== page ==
|Min OS X: Any Version Requires: USB Port|
Apple provides a high quality optical mouse with every desktop Mac they sell. For the home and educational market segments, this input device will fill most users’ needs. Power users and gamers, however, have more rigorous requirements. Kensington’s Optical Elite mouse makes a compelling alternative to Apple’s own Optical Mouse. The hardware’s good looks, ergonomic design and software compatibility help to set it apart from the competition. On the downside, the OS X drivers are not as feature complete as their counterpart in Mac OS 8 and 9, and the Optical Elite can occasionally lack the responsiveness found in a ball-driven mouse.
Sharp Dressed MouseMac users have become sticklers for good looks in their hardware, thanks to the innovative designs coming from Apple's industrial design group over the years. The first thing most Mac users are likely to notice about the Optical Elite is its striking appearance. The sleek design of this mouse ensures that it is looks as at home sitting next to a Bondi Blue iMac as it does connected to a Titanium PowerBook G4.
The device is a study in the blending of grey and blue hues. A few choice translucent components add a hint of playfulness to what otherwise would be a very serious-looking mouse. The center button/mouse wheel emits an eerie blue glow when in use thanks to these semi-clear components. When the Optical Elite is turned upside-down, the optical sensor reveals the typical crimson hue found in modern optical mice.
Comfortable CritterIn any computer-pointing device, function should not take a back seat to form. Frequently, a computer peripheral will look good but function poorly. A perfect example of this is the ‘hockey puck-style’ mouse that shipped with the first generation of iMacs; it was an attractive design but an ergonomic nightmare. Fortunately, the Optical Elite does not fall victim to this problem.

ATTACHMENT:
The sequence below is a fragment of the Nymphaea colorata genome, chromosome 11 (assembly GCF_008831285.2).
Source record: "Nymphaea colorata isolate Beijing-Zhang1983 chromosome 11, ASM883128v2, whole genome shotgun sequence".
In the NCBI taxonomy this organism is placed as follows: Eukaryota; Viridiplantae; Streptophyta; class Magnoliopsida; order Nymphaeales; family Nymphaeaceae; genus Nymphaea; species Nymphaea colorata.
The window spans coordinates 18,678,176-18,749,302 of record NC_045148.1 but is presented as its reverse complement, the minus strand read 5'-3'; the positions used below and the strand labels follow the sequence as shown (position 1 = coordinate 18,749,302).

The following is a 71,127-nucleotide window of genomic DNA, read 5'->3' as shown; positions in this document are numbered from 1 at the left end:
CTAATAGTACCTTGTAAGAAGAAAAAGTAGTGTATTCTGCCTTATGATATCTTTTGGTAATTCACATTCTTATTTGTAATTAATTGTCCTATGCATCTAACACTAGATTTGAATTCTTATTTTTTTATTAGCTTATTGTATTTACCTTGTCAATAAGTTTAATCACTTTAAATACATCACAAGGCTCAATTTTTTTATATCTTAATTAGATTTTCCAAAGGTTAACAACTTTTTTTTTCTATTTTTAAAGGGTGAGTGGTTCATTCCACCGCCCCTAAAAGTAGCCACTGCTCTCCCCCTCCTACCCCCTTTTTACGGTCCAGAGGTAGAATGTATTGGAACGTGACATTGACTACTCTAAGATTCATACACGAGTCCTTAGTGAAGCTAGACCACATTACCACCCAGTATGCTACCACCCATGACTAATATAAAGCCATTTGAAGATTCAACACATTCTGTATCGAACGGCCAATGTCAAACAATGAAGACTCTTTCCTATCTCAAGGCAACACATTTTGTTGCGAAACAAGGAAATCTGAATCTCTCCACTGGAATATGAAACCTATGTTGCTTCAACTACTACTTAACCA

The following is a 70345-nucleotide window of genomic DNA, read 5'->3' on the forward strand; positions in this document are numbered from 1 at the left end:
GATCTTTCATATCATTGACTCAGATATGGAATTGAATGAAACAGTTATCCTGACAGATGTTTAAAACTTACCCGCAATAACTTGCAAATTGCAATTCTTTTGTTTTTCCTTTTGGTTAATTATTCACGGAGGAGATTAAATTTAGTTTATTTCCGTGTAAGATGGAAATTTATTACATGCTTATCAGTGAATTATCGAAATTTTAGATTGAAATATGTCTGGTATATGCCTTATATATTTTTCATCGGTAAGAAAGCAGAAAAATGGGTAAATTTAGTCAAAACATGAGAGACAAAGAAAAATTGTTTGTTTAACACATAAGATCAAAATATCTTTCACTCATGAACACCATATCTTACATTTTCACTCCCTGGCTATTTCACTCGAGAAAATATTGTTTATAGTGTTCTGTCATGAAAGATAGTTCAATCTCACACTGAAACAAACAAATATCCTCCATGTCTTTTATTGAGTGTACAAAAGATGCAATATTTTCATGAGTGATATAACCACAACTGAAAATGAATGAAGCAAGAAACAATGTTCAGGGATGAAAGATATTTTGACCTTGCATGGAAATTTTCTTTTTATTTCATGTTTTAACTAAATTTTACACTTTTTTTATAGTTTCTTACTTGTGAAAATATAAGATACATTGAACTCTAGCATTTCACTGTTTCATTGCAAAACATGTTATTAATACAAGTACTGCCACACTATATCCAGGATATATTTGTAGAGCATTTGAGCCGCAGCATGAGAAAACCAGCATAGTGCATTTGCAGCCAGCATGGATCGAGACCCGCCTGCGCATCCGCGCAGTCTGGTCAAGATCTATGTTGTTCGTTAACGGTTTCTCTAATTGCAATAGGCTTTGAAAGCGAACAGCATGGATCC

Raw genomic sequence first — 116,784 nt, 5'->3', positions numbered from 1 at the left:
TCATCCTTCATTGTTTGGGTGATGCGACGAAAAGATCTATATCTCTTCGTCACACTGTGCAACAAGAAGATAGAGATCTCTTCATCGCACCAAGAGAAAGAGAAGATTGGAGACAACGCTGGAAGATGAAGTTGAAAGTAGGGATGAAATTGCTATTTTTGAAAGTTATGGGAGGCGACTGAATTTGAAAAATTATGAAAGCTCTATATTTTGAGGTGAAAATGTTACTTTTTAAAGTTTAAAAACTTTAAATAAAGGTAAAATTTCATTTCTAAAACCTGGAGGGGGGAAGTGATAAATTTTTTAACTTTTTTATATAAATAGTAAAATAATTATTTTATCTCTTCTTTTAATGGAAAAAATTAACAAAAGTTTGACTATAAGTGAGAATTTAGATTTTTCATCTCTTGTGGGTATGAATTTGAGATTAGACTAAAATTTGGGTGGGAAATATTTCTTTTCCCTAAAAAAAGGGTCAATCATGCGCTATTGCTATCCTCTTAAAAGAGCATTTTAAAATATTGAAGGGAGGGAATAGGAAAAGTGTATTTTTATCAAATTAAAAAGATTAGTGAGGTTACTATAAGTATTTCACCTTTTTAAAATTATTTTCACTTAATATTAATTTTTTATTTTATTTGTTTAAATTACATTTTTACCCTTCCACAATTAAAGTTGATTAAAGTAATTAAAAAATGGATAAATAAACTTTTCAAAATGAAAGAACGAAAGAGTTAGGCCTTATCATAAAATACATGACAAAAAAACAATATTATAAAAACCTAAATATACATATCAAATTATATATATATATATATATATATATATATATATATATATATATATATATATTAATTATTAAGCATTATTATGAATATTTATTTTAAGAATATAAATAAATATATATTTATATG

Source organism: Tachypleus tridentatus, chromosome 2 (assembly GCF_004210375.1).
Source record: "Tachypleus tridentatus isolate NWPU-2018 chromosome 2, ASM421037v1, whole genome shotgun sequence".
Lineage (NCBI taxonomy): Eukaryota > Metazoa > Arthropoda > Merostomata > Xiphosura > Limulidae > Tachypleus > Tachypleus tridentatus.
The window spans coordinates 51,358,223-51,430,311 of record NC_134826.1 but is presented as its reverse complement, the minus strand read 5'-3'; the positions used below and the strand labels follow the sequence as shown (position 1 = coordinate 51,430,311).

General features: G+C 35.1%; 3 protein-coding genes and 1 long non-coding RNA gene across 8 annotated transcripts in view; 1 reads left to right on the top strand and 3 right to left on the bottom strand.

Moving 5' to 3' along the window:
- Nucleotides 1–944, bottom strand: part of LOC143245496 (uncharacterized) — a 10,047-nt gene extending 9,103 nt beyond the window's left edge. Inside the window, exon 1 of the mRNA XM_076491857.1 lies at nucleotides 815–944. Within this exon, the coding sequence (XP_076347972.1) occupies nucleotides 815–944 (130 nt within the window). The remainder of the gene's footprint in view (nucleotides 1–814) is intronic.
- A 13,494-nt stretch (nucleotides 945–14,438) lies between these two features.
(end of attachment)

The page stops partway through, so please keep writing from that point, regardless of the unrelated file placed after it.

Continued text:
The Optical Elite mouse features a symmetrical button layout, so its suitable for left and right handed gamers. The overall size is larger than Apple’s Optical Mouse, but fits well into an adult-sized hand (though small children might have some difficulty using the Optical Elite). The smooth plastic surface of the device is juxtaposed by a rubberized coating on the sides and the lower back of the Optical Elite. The rubber provides extra grip, which I found to provide extra comfort during extended gaming sessions.
The mouse provides users with five programmable buttons: the typical left and right mouse buttons, a scroll wheel that also serves as a button and two additional buttons on the left and right sides of the hardware. The ltop left and right mouse buttons provide solid feedback when clicked and the scroll wheel is equally as responsive. The fourth and fifth buttons on the upper left and upper right sides of the mouse have been thoughtfully placed. These buttons are easy to reach with your hand and are positioned in such a way that they are less likely to be accidentally pressed.